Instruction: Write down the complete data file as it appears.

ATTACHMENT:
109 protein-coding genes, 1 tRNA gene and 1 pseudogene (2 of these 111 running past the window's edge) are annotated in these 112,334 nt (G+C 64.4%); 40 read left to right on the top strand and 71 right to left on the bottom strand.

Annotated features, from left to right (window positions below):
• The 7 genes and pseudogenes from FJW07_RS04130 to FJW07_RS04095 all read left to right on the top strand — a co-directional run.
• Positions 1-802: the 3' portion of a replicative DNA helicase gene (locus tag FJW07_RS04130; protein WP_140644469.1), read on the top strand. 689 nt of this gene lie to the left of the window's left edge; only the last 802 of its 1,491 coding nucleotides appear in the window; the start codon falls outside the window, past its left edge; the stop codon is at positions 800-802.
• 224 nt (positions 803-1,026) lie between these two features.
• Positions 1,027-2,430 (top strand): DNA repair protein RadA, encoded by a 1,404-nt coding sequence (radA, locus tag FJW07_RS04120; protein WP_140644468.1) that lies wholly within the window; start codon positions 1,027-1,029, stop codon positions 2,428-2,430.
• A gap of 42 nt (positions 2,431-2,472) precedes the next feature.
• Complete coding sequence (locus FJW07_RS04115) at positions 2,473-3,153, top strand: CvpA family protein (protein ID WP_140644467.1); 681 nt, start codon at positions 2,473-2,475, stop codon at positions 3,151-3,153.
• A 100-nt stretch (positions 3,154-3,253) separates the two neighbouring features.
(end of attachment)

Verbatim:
109 protein-coding genes, 1 tRNA gene and 1 pseudogene (2 of these 111 running past the window's edge) are annotated in these 112,334 nt (G+C 64.4%); 40 read left to right on the top strand and 71 right to left on the bottom strand.

Annotated features, from left to right (window positions below):
• The 7 genes and pseudogenes from FJW07_RS04130 to FJW07_RS04095 all read left to right on the top strand — a co-directional run.
• Positions 1-802: the 3' portion of a replicative DNA helicase gene (locus tag FJW07_RS04130; protein WP_140644469.1), read on the top strand. 689 nt of this gene lie to the left of the window's left edge; only the last 802 of its 1,491 coding nucleotides appear in the window; the start codon falls outside the window, past its left edge; the stop codon is at positions 800-802.
• 224 nt (positions 803-1,026) lie between these two features.
• Positions 1,027-2,430 (top strand): DNA repair protein RadA, encoded by a 1,404-nt coding sequence (radA, locus tag FJW07_RS04120; protein WP_140644468.1) that lies wholly within the window; start codon positions 1,027-1,029, stop codon positions 2,428-2,430.
• A gap of 42 nt (positions 2,431-2,472) precedes the next feature.
• Complete coding sequence (locus FJW07_RS04115) at positions 2,473-3,153, top strand: CvpA family protein (protein ID WP_140644467.1); 681 nt, start codon at positions 2,473-2,475, stop codon at positions 3,151-3,153.
• A 100-nt stretch (positions 3,154-3,253) separates the two neighbouring features.